Sync it all: Computer? What computer? You need not connect your iPhone to your PC or Mac every again if you activate the iCloud service. Automatically back-up your iPhone information to iCloud by going to Settings, iCloud and finally Storage and Back-Up. Also, be sure to select what gets synched over Wi-Fi (or if you prefer, 3G, too, though be aware of data costs). You can choose to sync Mail, Contacts, Calendars, Reminders, Bookmarks, Notes, Photos and more. You get 5GB of free storage through iCloud, but can pay for more if you like. Also, while here, activate "Find My iPhone" so you can track your phone if missing or stolen.

Enable restrictions: Whether it's on your iPhone or your child's iPod touch or iPad, you can block inappropriate content from your kids (such as music with explicit lyrics), prevent them from buying apps (or in-app purchases) and block YouTube, Safari, FaceTime and more. To enable restrictions — and then customize what they're able to access -- go to Settings, General, Restrictions and tap "Enable Restrictions." You will first be promoted to select a 4-digit passcode before choosing which content and apps can be accessed.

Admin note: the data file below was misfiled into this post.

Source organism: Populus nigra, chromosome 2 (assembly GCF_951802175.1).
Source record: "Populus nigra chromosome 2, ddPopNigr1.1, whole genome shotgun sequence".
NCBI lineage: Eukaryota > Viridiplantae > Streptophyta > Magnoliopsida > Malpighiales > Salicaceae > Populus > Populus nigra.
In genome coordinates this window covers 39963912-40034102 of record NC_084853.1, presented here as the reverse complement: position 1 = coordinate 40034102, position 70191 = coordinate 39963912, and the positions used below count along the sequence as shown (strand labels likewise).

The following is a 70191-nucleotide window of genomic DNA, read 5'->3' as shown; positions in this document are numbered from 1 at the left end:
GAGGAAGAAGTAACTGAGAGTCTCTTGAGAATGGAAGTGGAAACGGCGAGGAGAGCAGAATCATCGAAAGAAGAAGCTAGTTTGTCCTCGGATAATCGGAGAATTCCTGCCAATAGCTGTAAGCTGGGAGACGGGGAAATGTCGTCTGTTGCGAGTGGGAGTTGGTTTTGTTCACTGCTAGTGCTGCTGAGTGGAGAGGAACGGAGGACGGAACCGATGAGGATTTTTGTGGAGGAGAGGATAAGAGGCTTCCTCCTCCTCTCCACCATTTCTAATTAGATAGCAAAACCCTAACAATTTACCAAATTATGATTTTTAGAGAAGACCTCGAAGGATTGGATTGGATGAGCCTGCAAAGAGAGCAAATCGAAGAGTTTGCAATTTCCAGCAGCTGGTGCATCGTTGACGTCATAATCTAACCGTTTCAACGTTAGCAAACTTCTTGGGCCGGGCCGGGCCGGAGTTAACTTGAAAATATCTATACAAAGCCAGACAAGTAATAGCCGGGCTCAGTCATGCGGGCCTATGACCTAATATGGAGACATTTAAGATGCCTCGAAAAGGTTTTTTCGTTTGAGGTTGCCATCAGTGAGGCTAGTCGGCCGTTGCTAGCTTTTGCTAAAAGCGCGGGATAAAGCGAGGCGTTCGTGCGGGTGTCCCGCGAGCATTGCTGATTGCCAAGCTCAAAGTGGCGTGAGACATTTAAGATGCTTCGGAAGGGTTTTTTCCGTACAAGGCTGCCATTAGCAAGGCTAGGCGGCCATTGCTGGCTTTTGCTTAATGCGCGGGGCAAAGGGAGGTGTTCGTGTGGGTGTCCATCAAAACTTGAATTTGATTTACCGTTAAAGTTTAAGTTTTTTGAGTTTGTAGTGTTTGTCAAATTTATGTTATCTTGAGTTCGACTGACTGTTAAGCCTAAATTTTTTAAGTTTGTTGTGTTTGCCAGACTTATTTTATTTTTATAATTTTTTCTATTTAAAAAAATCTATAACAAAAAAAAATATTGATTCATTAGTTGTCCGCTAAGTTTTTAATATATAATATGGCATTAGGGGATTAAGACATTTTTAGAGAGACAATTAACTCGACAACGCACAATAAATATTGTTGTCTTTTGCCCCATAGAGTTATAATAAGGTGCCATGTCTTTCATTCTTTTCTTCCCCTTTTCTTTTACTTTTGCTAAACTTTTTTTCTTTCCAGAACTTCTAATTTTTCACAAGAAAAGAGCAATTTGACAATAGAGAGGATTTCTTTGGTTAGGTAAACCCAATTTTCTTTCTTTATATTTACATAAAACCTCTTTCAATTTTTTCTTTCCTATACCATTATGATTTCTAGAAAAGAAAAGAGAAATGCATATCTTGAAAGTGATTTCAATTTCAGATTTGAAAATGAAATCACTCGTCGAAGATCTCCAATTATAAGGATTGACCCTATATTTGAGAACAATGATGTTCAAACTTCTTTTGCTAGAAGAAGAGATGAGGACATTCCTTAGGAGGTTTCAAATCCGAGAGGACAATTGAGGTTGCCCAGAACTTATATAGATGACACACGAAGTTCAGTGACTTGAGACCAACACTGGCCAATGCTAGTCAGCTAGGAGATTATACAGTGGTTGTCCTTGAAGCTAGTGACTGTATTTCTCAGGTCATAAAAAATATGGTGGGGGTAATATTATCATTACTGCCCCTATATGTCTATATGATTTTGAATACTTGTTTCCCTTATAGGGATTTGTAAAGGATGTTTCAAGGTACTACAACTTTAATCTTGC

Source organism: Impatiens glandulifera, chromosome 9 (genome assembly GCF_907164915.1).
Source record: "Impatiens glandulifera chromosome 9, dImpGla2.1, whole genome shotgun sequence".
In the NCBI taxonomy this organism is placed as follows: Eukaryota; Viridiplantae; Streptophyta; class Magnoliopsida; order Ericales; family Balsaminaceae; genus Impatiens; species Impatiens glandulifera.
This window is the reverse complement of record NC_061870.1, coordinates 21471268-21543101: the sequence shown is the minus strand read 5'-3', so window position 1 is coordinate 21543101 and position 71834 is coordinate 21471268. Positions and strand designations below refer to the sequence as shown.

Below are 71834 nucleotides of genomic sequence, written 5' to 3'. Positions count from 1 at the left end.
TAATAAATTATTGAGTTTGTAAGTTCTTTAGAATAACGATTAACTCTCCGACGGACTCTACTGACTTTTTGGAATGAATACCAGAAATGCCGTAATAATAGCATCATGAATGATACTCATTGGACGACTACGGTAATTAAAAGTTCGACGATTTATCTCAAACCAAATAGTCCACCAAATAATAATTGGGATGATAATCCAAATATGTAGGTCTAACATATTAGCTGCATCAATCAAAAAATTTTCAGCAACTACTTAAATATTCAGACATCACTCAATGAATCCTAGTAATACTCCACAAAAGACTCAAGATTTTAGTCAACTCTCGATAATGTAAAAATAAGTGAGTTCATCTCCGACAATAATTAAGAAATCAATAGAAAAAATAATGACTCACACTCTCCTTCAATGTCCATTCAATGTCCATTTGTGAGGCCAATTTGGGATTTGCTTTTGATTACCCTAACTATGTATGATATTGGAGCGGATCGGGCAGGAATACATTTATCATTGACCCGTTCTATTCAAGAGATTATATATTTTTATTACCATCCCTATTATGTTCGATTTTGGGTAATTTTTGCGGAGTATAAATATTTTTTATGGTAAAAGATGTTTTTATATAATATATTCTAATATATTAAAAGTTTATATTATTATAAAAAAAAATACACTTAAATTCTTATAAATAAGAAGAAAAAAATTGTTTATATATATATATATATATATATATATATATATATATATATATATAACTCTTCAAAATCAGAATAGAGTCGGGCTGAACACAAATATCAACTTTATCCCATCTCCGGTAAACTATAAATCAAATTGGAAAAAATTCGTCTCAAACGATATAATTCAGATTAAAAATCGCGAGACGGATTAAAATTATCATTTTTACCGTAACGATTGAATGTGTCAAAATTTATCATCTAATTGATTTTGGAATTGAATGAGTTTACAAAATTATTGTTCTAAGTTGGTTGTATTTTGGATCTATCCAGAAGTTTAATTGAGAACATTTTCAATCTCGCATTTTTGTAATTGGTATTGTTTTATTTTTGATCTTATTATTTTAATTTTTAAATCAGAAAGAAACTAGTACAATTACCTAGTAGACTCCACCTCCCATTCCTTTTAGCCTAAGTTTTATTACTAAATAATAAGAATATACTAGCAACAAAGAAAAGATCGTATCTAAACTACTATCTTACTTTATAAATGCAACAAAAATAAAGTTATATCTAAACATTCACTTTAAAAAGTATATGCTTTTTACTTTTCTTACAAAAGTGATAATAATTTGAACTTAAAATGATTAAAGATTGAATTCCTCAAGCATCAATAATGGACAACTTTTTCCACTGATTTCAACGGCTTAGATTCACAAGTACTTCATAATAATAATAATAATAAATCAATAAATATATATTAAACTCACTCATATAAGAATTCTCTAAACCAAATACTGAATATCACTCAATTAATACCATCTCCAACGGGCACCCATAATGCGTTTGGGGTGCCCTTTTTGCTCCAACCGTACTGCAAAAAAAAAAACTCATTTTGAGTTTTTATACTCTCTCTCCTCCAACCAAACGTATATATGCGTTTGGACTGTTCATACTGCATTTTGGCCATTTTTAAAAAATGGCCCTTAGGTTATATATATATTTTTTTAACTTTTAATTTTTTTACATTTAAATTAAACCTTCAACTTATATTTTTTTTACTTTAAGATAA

Delete your memory-hogging apps: Beginning with the iOS 5 update, you can see how much space your apps are taking up on your iPhone and delete them from your device — even a bunch at once. To do this, tap Settings, followed by General and finally, Usage. From here you'll see a list of all your apps and their file size. If you see that Max Payne game is 1.3 Gigabytes and you don't play it anymore, tap to delete it. You can always reinstall it later of via iCloud, App Store or your computer.

Save battery by turning off "pushed" data: Another way to prolong battery performance is to off push notifications in email, instant messaging and other applications that constantly ping a server to push real-time notifications to your smartphone. That is, if you don't need to know this kind of information right away. In Settings, select the option that says Mail, Contacts and Calendars, tap "Fetch New Data" and change it from Push to Every 30 Minutes, Hourly or Manually.